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By far, the most influential and successful type foundry of the 1970s and well into the 1980s was International Typeface Corporation.

For nearly four decades, ITC has designed and marketed typefaces to creative professionals. The ITC® Library comprised of more than 1,650 designs – features the work of world-class typeface designers.

Some of ITC’s most esteemed designs include the ITC Avant Garde Gothic family – a typeface designed by Tom Carnase based upon Herb Lubalin’s logo for Avant Garde magazine – as well as the ITC Berkeley Oldstyle design, a revival of Fredric Goudy’s serifed custom typeface for the University of California Press at Berkley. Other watershed revivals include the handsome ITC Garamond and robust ITC Franklin Gothic families.

The ethos driving International Typeface Corporation’s formation is as profound as the typefaces they produce:

ITC began as Lubalin, Burns & Co and called itself “the first typo-graphics agency.” Aaron Burns, Lubalin’s partner in the company, was one of the most successful type salespersons and marketers of the 1960s. One of his first companies, Aaron Burns & Co., was actually a division of one of New York’s then largest and most successful typesetting houses. Jobs that were sent to Aaron Burns & Co received special attention under the watchful typographic eye of Burns – and were billed at a premium for the service. While Aaron Burns & Co was a good moneymaker; Burns still longed to have his own company.

In 1970 Burns and Herb Lubalin joined forces to sell phototypesetting, lettering and typographic design services to New York advertising agencies and design studios. Their company, cleverly called Lubalin, Burns & Co, also offered several typeface designs created by Lubalin and his staff that could be purchased nowhere else; among them Avant Garde Gothic.

Jobs poured into the company. Burns – the consummate promoter and businessman – figured that if his exclusive typesetting company could be successful in New York, it would be equally so in other large cities. Shortly after Lubalin, Burns & Co was formed, Lubalin, Burns Affiliates, Ltd was also launched. The idea behind Lubalin, Burns Affiliates was that there would be an “affiliate” company in each American city large enough to support a typesetting community. The affiliate would be an existing typesetting house, which would be provided with an on-going stream of new typeface designs. The typesetting house would then pay a fixed monthly fee for the fonts – and for the association with Burns and Lubalin. The problem was, Lubalin and Burns did not have the capabilities to make phototype fonts – especially for text setting equipment.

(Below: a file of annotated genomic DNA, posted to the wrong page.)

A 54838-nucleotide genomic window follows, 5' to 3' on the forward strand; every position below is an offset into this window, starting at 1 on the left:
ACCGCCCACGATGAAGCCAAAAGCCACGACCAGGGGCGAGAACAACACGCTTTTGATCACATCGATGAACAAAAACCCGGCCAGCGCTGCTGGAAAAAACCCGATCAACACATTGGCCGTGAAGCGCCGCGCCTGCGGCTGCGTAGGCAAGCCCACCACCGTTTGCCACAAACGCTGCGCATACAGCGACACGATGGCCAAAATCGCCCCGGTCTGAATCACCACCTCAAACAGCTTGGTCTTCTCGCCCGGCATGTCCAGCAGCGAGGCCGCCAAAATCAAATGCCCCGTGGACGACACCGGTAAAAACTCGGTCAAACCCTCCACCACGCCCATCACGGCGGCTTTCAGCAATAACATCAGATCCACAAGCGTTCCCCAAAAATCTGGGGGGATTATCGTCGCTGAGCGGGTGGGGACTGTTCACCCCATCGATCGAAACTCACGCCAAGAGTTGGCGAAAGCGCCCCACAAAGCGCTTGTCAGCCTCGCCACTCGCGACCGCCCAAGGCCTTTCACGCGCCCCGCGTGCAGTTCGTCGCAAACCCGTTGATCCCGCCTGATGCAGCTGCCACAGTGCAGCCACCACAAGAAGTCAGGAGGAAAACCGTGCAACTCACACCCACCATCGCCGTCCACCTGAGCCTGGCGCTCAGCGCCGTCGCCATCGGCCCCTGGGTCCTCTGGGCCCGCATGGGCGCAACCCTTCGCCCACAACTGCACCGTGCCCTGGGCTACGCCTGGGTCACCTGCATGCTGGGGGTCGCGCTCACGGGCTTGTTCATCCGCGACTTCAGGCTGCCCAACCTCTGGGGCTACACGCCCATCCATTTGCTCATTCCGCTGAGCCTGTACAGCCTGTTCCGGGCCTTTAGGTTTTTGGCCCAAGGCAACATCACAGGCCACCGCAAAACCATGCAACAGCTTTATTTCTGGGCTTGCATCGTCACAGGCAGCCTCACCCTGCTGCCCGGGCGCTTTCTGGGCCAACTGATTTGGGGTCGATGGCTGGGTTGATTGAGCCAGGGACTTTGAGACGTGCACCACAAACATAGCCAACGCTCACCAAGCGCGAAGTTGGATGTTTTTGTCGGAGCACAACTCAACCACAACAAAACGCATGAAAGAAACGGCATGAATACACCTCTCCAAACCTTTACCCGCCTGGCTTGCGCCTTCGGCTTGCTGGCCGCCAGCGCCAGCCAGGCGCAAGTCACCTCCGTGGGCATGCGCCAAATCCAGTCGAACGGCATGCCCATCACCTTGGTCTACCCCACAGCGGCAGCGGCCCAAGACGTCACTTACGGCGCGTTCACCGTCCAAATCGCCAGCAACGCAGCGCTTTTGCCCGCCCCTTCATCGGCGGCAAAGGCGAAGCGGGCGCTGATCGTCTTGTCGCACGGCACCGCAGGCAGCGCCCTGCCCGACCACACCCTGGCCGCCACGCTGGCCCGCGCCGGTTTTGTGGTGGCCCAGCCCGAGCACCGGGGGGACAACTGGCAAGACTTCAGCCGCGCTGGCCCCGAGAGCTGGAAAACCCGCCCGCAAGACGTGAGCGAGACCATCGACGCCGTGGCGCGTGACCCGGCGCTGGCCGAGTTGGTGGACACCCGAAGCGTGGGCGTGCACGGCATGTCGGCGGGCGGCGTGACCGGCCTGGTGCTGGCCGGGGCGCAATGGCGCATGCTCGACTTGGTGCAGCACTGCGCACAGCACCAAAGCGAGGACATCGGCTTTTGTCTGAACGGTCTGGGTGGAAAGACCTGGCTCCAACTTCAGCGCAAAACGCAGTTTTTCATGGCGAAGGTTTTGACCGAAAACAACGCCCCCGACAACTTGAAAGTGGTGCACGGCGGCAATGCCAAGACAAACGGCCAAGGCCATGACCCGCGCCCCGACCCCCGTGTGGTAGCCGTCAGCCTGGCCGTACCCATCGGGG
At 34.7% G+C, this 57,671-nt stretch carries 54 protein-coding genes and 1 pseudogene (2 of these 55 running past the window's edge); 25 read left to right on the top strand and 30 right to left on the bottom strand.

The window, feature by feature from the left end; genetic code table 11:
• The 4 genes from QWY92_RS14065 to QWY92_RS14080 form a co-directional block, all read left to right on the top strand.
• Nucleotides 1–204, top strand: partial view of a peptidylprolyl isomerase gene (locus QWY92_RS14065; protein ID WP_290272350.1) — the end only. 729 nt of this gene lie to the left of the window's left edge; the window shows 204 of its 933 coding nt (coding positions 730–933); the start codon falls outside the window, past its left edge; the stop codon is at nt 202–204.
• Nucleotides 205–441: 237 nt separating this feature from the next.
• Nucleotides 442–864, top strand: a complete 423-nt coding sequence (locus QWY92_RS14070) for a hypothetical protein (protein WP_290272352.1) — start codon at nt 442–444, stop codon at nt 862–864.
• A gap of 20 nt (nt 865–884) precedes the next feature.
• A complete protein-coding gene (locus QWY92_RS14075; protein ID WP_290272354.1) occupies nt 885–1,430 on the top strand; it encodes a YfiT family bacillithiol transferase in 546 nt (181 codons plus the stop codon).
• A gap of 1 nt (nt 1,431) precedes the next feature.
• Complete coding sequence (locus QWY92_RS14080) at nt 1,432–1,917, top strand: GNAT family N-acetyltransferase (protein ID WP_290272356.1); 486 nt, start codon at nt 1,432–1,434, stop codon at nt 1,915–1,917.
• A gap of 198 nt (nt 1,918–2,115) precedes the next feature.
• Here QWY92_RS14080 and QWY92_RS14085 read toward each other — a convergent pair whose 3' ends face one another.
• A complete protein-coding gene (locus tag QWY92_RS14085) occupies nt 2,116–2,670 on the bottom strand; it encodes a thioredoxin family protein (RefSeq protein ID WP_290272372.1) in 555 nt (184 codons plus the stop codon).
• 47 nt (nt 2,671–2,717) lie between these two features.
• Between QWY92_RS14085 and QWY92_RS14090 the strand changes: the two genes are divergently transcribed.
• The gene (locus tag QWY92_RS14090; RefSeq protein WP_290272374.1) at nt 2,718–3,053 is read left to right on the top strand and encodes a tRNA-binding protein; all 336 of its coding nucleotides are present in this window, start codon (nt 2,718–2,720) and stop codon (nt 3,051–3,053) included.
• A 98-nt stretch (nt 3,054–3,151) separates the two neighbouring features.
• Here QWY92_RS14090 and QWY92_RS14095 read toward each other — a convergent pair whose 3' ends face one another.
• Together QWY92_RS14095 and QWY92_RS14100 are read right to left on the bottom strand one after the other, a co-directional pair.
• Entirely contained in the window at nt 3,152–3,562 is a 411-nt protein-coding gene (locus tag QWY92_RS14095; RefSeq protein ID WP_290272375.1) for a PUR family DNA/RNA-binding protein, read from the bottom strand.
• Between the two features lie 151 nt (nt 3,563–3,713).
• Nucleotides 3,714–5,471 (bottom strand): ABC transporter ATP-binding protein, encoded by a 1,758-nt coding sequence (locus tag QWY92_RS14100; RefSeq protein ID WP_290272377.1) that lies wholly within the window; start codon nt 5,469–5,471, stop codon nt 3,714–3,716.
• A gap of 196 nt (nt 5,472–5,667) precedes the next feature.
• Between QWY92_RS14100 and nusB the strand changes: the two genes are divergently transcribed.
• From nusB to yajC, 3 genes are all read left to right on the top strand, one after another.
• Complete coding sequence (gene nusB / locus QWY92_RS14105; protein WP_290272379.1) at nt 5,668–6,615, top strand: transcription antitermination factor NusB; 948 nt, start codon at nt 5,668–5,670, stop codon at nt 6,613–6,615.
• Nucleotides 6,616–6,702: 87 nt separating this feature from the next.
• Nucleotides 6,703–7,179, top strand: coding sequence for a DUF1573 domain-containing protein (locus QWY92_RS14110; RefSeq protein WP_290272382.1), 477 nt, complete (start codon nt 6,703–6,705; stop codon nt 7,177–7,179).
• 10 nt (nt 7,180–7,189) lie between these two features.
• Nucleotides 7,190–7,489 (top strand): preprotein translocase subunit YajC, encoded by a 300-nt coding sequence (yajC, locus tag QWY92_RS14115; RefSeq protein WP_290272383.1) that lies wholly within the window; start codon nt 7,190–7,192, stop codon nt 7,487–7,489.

In an attempt to solve the dilemma, Burns approached his good friend Mike Parker, who was then Director of Typeface Development at Linotype. Burns’ pitch to Parker was that Linotype manufacture fonts of his and Lubalin’s typefaces and provide them to one Linotype typesetting shop in each major American city. Parker wisely saw that if Linotype provided exclusive fonts to just one customer in a city, every other Linotype customer would be more than a little upset. Parker counseled, instead, that Burns take his idea to the next step. “Why not license your designs to every manufacturer of phototypesetting equipment,” he suggested, “and let them pay you a royalty on every font they sell that has one of your designs?”

ITC was born out of this conversation. Within three years, virtually every manufacturer of phototypesetting equipment was offering ITC fonts to their customers. Indeed, ITC was one of the first font providers to embrace digital technology – a harbinger of the future of typographic design and distribution. Additionally, Burns and Parker were also committed to licensing fonts in hardware based on royalty revenues, a notion that still informs the typographic market today.

In addition to crafting typefaces, ITC also left an indelible mark on the genre of typography-focused publications – in 1974 ITC began publishing U&lc, The International Journal of Typographics. Herb Lubalin was the editorial and art director of the first issue and his seminal design set the stage for future issues of trend setting and award winning editorial creations.

The modest 24-page first issue declared, “U&lc will provide a panoramic window, a showcase for the world of graphic arts – a clearing house for the international exchange of ideas and information.”

And, indeed, it did. Over the 26 years that it was published, U&lc gathered a following of thousands of avid readers that eagerly anticipated each issue. It became the most important typographic publication of its time. While a couple of years lacked a full complement, U&lc was published quarterly, in its – large format – tabloid size, until the fall of 1999. Early publications were limited to black and white, and color was introduced in 1988.

Now a part of Monotype Imaging, ITC continues true to its heritage, releasing exceptional type families crafted by exceptional designers.

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